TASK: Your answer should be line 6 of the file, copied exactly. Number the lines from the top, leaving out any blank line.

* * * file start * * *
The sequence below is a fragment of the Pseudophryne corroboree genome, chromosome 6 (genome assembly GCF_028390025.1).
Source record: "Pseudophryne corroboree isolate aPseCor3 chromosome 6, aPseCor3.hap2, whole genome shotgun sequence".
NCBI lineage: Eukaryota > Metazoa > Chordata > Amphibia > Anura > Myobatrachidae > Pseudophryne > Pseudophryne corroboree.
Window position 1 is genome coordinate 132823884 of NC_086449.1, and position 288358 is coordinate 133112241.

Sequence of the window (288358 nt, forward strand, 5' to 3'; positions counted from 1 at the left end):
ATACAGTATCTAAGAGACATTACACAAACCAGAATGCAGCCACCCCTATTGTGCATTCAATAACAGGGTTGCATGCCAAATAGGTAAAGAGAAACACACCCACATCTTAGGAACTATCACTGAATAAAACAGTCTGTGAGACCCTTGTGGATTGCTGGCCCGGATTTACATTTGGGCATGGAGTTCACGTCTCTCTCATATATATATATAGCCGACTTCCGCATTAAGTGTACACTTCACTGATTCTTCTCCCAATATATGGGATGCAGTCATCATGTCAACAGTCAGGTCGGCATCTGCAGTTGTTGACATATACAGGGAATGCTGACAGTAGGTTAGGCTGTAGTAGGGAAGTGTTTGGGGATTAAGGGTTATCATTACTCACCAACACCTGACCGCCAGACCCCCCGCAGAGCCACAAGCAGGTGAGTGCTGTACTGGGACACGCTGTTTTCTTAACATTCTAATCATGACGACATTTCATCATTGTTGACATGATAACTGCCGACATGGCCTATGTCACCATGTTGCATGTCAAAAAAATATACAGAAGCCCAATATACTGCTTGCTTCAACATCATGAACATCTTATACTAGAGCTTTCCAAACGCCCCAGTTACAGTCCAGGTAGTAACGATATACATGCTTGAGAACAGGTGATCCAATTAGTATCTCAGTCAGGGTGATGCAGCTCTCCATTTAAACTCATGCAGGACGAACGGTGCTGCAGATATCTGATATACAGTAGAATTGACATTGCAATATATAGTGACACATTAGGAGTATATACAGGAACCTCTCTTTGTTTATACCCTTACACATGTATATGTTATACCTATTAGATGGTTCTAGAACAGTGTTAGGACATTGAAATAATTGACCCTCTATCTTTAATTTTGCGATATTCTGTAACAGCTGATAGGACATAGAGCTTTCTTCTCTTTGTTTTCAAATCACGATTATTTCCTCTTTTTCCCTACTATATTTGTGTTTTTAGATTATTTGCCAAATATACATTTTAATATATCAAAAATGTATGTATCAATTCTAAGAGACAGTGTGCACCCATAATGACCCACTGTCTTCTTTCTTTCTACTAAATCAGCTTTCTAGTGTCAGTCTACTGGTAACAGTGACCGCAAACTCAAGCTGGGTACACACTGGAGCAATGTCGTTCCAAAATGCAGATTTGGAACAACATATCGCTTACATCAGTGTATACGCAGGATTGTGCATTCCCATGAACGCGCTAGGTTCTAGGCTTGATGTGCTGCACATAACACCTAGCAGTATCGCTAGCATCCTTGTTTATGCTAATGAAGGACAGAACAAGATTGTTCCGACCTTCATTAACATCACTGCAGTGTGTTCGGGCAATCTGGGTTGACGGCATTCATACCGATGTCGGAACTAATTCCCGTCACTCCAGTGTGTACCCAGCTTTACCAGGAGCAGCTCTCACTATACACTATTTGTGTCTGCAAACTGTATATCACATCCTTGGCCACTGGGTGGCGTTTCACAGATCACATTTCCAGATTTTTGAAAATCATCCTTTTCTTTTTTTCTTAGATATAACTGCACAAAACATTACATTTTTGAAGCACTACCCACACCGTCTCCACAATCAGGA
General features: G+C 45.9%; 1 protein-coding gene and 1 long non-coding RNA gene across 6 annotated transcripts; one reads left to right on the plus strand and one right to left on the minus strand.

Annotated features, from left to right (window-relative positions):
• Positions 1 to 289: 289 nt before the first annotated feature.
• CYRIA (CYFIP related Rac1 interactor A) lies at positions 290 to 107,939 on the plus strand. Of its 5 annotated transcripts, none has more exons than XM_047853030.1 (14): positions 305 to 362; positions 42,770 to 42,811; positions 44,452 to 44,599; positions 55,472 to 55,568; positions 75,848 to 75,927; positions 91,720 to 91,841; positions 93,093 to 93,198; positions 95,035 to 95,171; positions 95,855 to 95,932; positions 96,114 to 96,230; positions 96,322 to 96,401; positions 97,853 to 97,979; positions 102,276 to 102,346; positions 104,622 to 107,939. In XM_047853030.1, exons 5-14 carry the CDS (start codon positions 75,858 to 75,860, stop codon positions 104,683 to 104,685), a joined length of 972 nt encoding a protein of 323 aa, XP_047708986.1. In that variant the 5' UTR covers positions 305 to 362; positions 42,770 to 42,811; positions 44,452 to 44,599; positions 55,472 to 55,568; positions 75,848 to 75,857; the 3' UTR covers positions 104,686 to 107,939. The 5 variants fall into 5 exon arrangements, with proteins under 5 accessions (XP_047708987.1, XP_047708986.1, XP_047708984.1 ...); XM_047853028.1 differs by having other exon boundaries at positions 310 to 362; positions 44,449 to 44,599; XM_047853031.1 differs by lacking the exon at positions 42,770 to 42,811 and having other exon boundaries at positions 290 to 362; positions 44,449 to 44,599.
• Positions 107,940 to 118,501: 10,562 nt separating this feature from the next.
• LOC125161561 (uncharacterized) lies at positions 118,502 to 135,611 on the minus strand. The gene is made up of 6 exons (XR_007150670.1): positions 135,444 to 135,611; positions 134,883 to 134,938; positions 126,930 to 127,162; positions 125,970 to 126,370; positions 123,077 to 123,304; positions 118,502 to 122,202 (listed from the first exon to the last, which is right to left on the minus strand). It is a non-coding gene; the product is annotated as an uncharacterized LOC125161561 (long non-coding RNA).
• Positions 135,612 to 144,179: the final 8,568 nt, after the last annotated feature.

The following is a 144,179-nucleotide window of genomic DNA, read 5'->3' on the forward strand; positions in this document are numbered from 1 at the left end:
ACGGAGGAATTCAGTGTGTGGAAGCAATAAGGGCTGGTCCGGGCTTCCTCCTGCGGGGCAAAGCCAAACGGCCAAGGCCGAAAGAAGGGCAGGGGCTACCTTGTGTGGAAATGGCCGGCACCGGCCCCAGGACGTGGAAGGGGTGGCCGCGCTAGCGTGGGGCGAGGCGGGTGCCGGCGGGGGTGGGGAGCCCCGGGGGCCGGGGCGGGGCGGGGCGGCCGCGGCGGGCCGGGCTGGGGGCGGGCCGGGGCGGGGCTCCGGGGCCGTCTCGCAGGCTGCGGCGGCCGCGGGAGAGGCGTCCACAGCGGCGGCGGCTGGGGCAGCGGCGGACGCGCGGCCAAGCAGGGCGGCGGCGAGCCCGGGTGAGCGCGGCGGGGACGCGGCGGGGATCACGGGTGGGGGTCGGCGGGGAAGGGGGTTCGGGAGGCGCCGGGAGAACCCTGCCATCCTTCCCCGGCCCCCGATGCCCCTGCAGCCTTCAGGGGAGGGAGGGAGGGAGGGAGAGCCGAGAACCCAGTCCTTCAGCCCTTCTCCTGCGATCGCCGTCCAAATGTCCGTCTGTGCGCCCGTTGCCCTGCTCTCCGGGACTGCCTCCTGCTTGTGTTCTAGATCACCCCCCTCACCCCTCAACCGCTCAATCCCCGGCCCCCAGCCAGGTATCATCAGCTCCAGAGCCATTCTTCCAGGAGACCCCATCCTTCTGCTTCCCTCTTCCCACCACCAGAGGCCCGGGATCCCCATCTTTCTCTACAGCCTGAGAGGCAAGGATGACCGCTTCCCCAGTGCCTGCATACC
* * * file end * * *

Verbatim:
ATACAGTATCTAAGAGACATTACACAAACCAGAATGCAGCCACCCCTATTGTGCATTCAATAACAGGGTTGCATGCCAAATAGGTAAAGAGAAACACACCCACATCTTAGGAACTATCACTGAATAAAACAGTCTGTGAGACCCTTGTGGATTGCTGGCCCGGATTTACATTTGGGCATGGAGTTCACGTCTCTCTCATATATATATATAGCCGACTTCCGCATTAAGTGTACACTTCACTGATTCTTCTCCCAATATATGGGATGCAGTCATCATGTCAACAGTCAGGTCGGCATCTGCAGTTGTTGACATATACAGGGAATGCTGACAGTAGGTTAGGCTGTAGTAGGGAAGTGTTTGGGGATTAAGGGTTATCATTACTCACCAACACCTGACCGCCAGACCCCCCGCAGAGCCACAAGCAGGTGAGTGCTGTACTGGGACACGCTGTTTTCTTAACATTCTAATCATGACGACATTTCATCATTGTTGACATGATAACTGCCGACATGGCCTATGTCACCATGTTGCATGTCAAAAAAATATACAGAAGCCCAATATACTGCTTGCTTCAACATCATGAACATCTTATACTAGAGCTTTCCAAACGCCCCAGTTACAGTCCAGGTAGTAACGATATACATGCTTGAGAACAGGTGATCCAATTAGTATCTCAGTCAGGGTGATGCAGCTCTCCATTTAAACTCATGCAGGACGAACGGTGCTGCAGATATCTGATATACAGTAGAATTGACATTGCAATATATAGTGACACATTAGGAGTATATACAGGAACCTCTCTTTGTTTATACCCTTACACATGTATATGTTATACCTATTAGATGGTTCTAGAACAGTGTTAGGACATTGAAATAATTGACCCTCTATCTTTAATTTTGCGATATTCTGTAACAGCTGATAGGACATAGAGCTTTCTTCTCTTTGTTTTCAAATCACGATTATTTCCTCTTTTTCCCTACTATATTTGTGTTTTTAGATTATTTGCCAAATATACATTTTAATATATCAAAAATGTATGTATCAATTCTAAGAGACAGTGTGCACCCATAATGACCCACTGTCTTCTTTCTTTCTACTAAATCAGCTTTCTAGTGTCAGTCTACTGGTAACAGTGACCGCAAACTCAAGCTGGGTACACACTGGAGCAATGTCGTTCCAAAATGCAGATTTGGAACAACATATCGCTTACATCAGTGTATACGCAGGATTGTGCATTCCCATGAACGCGCTAGGTTCTAGGCTTGATGTGCTGCACATAACACCTAGCAGTATCGCTAGCATCCTTGTTTATGCTAATGAAGGACAGAACAAGATTGTTCCGACCTTCATTAACATCACTGCAGTGTGTTCGGGCAATCTGGGTTGACGGCATTCATACCGATGTCGGAACTAATTCCCGTCACTCCAGTGTGTACCCAGCTTTACCAGGAGCAGCTCTCACTATACACTATTTGTGTCTGCAAACTGTATATCACATCCTTGGCCACTGGGTGGCGTTTCACAGATCACATTTCCAGATTTTTGAAAATCATCCTTTTCTTTTTTTCTTAGATATAACTGCACAAAACATTACATTTTTGAAGCACTACCCACACCGTCTCCACAATCAGGA